Same songs, different “indignados”. The movement is now occupying Wall Street. Uprising is blossoming even in USA cities. If anything, Swans comeback have pulled revolution from social networks and threw it back into the streets. Including USA. That is quite an achievement.

Gira addressed the American lazy crowd his way: “Stand up, you lard-ass Americans. Stand the fuck up and get some exercise. I am not your polite act.”

Musically there is another achievement. Swans have been recording new songs during the tour. New material is being played at recent gigs.

My Father Will Guide Me Up A Rope To The Sky, surely is one of my favourite albums of the last year. An amazing band back to life with a bunch of songs that seemed to resurrect the apocalyptic, missing spirit of the early Bad Seeds mixed with streams of radical noise.

What is in the next album is unknown. What is known is that it will be called The Seer and it has just been described on Facebook by Michael Gira as: “Half of the new album is severe and pummeling, but kinda groovy too. The other half is intentionally quite pretty. Pink is the new brown. Like putting lipstick on an anus”.

As The Quietus put it clear in a couple of reviews “Swans are the greatest rock band on this planet”, if it sounds a bit stretched, move your lard-ass and go judge yourself.

Swans are alive on the [website][myspace][facebook]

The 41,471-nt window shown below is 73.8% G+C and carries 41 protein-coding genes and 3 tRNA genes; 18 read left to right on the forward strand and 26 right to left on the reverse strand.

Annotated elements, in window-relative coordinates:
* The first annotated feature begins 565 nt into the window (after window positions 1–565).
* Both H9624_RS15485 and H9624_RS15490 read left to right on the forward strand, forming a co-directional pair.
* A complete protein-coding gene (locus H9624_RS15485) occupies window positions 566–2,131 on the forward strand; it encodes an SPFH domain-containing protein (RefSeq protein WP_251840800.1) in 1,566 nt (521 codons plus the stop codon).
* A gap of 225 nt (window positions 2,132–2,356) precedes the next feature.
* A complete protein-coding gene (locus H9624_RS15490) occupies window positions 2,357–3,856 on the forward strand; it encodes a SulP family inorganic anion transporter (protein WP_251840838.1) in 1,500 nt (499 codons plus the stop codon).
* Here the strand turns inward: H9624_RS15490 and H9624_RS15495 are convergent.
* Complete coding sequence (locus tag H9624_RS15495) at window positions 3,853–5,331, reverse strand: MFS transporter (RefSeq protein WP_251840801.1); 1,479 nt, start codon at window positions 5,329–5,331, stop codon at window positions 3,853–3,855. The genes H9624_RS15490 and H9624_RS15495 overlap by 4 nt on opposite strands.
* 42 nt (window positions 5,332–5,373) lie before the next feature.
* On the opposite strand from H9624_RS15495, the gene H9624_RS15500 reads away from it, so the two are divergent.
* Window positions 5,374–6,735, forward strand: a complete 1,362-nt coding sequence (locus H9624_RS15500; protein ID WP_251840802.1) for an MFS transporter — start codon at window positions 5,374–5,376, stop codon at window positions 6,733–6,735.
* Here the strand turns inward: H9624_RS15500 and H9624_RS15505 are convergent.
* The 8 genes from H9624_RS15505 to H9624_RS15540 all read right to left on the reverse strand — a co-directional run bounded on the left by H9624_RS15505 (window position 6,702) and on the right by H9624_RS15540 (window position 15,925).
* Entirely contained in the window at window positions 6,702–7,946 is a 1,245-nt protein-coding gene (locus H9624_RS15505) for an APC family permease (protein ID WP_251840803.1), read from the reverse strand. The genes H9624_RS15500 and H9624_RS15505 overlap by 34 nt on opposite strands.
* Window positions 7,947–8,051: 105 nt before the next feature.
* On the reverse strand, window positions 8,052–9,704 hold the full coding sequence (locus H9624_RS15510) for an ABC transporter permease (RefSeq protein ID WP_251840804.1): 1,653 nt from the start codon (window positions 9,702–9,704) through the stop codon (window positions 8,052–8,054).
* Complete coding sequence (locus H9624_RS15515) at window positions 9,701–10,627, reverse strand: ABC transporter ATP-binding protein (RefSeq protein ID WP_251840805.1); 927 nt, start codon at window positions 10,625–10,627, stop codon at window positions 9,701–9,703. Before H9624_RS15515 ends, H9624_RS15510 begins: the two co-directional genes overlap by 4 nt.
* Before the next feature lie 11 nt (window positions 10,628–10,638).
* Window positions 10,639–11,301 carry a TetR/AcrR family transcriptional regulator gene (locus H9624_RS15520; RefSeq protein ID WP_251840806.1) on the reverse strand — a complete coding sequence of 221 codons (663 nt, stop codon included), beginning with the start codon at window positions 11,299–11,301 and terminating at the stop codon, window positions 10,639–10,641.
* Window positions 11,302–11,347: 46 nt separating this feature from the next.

Photo tip

Every music photographer hates microphones. There’s no question about it. About 50% of music pictures are binned because a mic covering artists’ face and instruments.

If you happen to be in a pit of a large big stage, there’s another hurdle there to bother you. Stage Monitors.
Monitors are an essential part of a stage setting. Essential to musicians because, differently from the audience, they can’t properly listen to the other instruments from the main speakers. They need them in order to avoid disastrous out of tempo situations.
(how many time have you seen an artist indicating the soundboard up or down? He was asking to set the proper monitor’s volume)

If the stage is low is easy to avoid them, but when the stage is high, as in big concerts and festival, they are a problem.
As I often suggest in unavoidable situations you got to try to take advantage of them. It is not always possible, but sometime it is.

There is often a space between two monitors, a space that takes the shape of an arrow pointing a the musicians on the back. If you are lucky and ready for the right moment you can frame the image using the monitor as a indicator to the subject of the photo.
This way what was the obstacle become a key part of the photo, driving the viewer eyes straight to the point.

To do this you need to get close and use a wideangle that exaggerates the perspective giving the image both the right shape and that sense of presence that make the viewer feel part of the moment.

Remember, a good photo must have a main point. Roland Barthes called it fulcrum. A key element that keep viewers stuck to it.
All other factors must be complementary and help pushing the eyes to this fulcrum. When this is in place, you have a killer shot. Guaranteed.

~ by Valerio on October 13, 2011.